I’d like to introduce another “Gordon Ramsay” recipe. I believe he simply calls this one “Scrambled Eggs.” I decided to add the “with Mushroom & Tomato” because they really do play a part.
I want to tell you something – I put this recipe together yesterday as a nice Thanksgiving day breakfast and I swear, it was the best scrambled egg breakfast I’ve ever eaten in my life. It’s not complex at all, but there was something about how the flavors worked with one another. And the smooth richness of the eggs – unbelievable. And I’m not one to dramatize.
According to Gordon, there’s apparently the “correct” method of cooking scrambled eggs and then there’s all the rest. I’m not going to tell you that the way we’ve been doing this all along isn’t right, I’m merely going to suggest that after I upped my game yesterday, I won’t be going back. It’s that simple. He claims that upon the arrival of a new chef in one of his restaurants, he tests them with cooking eggs like this. They should know what they’re doing.
6 Large Eggs
4 Large White Mushrooms
4 Tomatoes on the Vine
1 Round Loaf of Sourdough Bread
Half Bunch Scallions
1 Tablespoon Extra Virgin Olive Oil
1 Tablespoon Creme Fraiche (or sour cream)
1/4 Stick of Unsalted Butter
As I was watching Gordon go through this recipe, I asked myself a few questions. I’ll list them below. You may have the same ones.
1. What if I can’t find those small tomatoes on the vine that Gordon uses? Can I replace them with something else?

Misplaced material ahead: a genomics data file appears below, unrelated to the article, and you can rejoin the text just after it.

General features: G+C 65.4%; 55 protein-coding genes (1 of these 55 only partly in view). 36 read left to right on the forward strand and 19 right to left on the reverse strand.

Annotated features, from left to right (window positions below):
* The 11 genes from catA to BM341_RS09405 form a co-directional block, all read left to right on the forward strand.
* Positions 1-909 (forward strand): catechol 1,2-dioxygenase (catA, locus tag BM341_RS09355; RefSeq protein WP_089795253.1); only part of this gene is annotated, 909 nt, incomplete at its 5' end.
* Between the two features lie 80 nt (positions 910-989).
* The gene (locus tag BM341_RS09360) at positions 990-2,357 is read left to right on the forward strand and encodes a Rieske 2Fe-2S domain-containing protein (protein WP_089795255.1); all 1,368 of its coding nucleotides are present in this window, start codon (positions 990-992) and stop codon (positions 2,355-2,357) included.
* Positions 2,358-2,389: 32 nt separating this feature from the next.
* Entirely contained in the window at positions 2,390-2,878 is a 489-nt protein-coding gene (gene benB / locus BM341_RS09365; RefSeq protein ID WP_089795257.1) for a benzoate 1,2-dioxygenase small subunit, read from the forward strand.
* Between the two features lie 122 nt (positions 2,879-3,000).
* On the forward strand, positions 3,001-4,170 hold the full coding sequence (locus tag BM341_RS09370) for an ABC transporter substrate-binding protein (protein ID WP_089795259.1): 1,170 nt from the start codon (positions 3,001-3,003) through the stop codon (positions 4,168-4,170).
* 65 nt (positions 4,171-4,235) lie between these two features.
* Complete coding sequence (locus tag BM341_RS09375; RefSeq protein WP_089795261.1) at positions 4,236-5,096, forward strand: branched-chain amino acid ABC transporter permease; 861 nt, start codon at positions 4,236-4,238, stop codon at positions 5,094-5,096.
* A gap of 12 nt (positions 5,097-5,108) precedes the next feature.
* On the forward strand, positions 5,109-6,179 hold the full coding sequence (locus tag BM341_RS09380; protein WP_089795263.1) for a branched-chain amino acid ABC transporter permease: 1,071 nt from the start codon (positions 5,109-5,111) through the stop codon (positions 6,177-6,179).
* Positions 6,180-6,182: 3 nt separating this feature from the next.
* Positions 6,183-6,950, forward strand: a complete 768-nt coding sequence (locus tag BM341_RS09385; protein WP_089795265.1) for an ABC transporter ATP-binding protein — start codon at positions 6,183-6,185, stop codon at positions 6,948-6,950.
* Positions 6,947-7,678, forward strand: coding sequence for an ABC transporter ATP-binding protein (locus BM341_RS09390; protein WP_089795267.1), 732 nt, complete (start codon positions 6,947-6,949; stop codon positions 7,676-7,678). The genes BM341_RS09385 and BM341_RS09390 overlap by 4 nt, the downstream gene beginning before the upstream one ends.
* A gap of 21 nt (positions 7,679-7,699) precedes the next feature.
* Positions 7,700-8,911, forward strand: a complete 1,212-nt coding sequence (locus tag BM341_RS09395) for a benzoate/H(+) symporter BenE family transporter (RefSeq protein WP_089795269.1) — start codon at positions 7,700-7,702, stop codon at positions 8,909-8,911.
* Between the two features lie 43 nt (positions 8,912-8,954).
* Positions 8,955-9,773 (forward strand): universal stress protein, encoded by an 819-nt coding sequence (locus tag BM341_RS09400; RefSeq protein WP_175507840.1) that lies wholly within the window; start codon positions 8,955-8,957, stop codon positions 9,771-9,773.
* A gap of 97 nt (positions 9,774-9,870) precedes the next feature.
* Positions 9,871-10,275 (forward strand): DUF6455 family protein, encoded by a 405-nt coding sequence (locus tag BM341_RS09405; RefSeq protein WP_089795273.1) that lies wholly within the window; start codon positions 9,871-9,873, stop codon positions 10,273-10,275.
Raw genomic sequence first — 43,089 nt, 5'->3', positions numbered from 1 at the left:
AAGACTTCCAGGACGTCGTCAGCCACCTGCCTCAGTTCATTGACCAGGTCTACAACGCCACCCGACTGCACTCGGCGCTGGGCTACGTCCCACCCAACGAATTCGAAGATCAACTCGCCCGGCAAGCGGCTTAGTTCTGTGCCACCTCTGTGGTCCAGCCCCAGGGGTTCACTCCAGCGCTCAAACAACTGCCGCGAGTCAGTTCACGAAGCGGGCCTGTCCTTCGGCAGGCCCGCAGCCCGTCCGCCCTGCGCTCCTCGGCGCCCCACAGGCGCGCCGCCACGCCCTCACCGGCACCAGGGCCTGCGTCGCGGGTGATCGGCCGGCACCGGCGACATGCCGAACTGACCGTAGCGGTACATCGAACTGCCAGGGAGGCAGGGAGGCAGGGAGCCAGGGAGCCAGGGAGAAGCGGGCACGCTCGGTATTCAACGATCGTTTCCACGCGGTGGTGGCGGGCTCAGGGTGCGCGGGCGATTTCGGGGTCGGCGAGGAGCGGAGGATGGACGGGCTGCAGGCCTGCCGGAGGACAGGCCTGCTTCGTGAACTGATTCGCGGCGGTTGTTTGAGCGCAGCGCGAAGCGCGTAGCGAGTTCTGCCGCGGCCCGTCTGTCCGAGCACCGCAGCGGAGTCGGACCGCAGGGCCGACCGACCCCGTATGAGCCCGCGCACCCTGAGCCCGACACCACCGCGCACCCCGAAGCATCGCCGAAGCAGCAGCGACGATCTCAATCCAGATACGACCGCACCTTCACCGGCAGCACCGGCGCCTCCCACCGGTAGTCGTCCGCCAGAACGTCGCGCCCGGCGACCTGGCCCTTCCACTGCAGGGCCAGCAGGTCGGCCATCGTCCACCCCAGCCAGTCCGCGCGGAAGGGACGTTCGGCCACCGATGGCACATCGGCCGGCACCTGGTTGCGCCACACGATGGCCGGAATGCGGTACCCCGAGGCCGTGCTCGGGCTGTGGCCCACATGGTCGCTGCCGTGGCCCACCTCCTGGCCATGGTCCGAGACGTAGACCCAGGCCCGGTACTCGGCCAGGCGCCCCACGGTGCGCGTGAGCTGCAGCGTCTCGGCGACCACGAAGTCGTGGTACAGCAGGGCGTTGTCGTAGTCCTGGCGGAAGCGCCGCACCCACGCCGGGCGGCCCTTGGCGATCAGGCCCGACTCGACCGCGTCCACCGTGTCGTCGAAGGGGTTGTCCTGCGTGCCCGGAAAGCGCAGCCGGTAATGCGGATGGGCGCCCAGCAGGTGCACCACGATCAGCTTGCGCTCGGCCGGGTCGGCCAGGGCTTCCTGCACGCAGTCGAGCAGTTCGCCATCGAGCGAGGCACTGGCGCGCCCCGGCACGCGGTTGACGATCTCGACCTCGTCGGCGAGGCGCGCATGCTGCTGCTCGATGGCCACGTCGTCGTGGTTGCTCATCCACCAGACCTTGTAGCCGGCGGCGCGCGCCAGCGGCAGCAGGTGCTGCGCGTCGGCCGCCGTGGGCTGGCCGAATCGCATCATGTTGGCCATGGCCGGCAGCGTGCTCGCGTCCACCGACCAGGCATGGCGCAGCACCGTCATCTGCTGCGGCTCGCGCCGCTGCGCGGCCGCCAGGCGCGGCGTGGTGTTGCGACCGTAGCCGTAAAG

This was what happened to me. I tried and tried to locate some small (the size of half dollar around) tomatoes, but just couldn’t find any. I decided to pick up some larger tomatoes on the vine and cut them in quarters. I was concerned about how they would cook, but they were perfect. More on this below.
2. Gordon claims that hard sourdough bread is the way to go because the scrambled eggs won’t soak into it. I don’t have a local bakery that sells this type of bread. Can I substitute?
Yes. I purchased a round loaf of Portuguese bread, which was much softer than its sourdough counterpart. I think I may have preferred the soft over the hard. It cuts easier on the plate and I had no issues with sogginess. I think that decision was a success.
3. In Gordon’s recipe, he calls for chives, not scallions. Again, I can’t get fresh chives right now. How will scallions compare?
I think I’m going to simply substitute scallion for chives in all my recipes. I love scallions. They were perfect in this case and they are extremely tasty.
4. I thought you weren’t supposed to pan fry with extra virgin olive oil because of the low smoke point. Why does this recipe call for it?
The mushrooms and tomatoes are cooked on low. That temperature never reaches the smoke point of extra virgin olive oil. In this case, it’s the taste we’re after.
5. What’s creme fraiche? Can I just use sour cream?
I used sour cream in this recipe. There was no way for me to get my hands on creme fraiche and I needed to use something. To read up more on this topic and to learn a little something, check out this post:
I’m going to cover all steps necessary to successfully complete this recipe. I’ll also offer some commentary to share my opinion of what’s going on.
Mushrooms & Tomatoes
Both of these ingredients are cooked slowly over low heat.
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Before letting them go in the pan, I heated about a tablespoon of olive oil. I also quartered the tomatoes and removed the stems from the mushrooms. After cleaning everything, I put the ingredients in the pan to simmer throughout the rest of my cooking. I seasoned with a pinch of salt and a pinch of pepper. I’d say I let everything cook for about 5 minutes on one side and another 5 minutes on the other side.